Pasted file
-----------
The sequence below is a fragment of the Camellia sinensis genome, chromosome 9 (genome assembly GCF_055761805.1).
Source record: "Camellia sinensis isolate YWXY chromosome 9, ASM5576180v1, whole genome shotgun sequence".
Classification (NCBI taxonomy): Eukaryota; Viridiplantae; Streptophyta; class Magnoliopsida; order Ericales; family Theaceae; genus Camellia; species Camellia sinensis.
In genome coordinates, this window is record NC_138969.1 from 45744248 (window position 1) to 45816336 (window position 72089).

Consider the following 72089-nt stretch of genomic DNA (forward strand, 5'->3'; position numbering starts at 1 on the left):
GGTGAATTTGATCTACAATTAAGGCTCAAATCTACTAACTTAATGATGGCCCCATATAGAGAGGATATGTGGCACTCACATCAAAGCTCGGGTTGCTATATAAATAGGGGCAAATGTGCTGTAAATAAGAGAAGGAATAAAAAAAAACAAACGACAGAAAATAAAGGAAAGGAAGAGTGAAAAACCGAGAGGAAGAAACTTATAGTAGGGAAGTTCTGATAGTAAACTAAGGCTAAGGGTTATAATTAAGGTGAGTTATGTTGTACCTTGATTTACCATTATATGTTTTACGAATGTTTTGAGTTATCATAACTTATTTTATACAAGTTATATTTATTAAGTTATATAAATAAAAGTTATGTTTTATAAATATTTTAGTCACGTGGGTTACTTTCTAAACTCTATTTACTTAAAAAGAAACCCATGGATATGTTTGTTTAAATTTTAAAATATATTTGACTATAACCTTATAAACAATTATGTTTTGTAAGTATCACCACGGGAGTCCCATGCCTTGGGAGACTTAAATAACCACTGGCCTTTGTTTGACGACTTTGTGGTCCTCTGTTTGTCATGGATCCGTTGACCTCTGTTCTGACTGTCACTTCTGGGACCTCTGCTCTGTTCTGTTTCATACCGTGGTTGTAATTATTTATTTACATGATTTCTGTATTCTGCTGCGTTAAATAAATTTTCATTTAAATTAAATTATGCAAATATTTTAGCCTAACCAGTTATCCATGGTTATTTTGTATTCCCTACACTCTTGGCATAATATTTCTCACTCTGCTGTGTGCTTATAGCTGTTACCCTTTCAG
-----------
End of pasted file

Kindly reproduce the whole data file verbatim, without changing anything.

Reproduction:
The sequence below is a fragment of the Camellia sinensis genome, chromosome 9 (genome assembly GCF_055761805.1).
Source record: "Camellia sinensis isolate YWXY chromosome 9, ASM5576180v1, whole genome shotgun sequence".
Classification (NCBI taxonomy): Eukaryota; Viridiplantae; Streptophyta; class Magnoliopsida; order Ericales; family Theaceae; genus Camellia; species Camellia sinensis.
In genome coordinates, this window is record NC_138969.1 from 45744248 (window position 1) to 45816336 (window position 72089).

Consider the following 72089-nt stretch of genomic DNA (forward strand, 5'->3'; position numbering starts at 1 on the left):
GGTGAATTTGATCTACAATTAAGGCTCAAATCTACTAACTTAATGATGGCCCCATATAGAGAGGATATGTGGCACTCACATCAAAGCTCGGGTTGCTATATAAATAGGGGCAAATGTGCTGTAAATAAGAGAAGGAATAAAAAAAAACAAACGACAGAAAATAAAGGAAAGGAAGAGTGAAAAACCGAGAGGAAGAAACTTATAGTAGGGAAGTTCTGATAGTAAACTAAGGCTAAGGGTTATAATTAAGGTGAGTTATGTTGTACCTTGATTTACCATTATATGTTTTACGAATGTTTTGAGTTATCATAACTTATTTTATACAAGTTATATTTATTAAGTTATATAAATAAAAGTTATGTTTTATAAATATTTTAGTCACGTGGGTTACTTTCTAAACTCTATTTACTTAAAAAGAAACCCATGGATATGTTTGTTTAAATTTTAAAATATATTTGACTATAACCTTATAAACAATTATGTTTTGTAAGTATCACCACGGGAGTCCCATGCCTTGGGAGACTTAAATAACCACTGGCCTTTGTTTGACGACTTTGTGGTCCTCTGTTTGTCATGGATCCGTTGACCTCTGTTCTGACTGTCACTTCTGGGACCTCTGCTCTGTTCTGTTTCATACCGTGGTTGTAATTATTTATTTACATGATTTCTGTATTCTGCTGCGTTAAATAAATTTTCATTTAAATTAAATTATGCAAATATTTTAGCCTAACCAGTTATCCATGGTTATTTTGTATTCCCTACACTCTTGGCATAATATTTCTCACTCTGCTGTGTGCTTATAGCTGTTACCCTTTCAG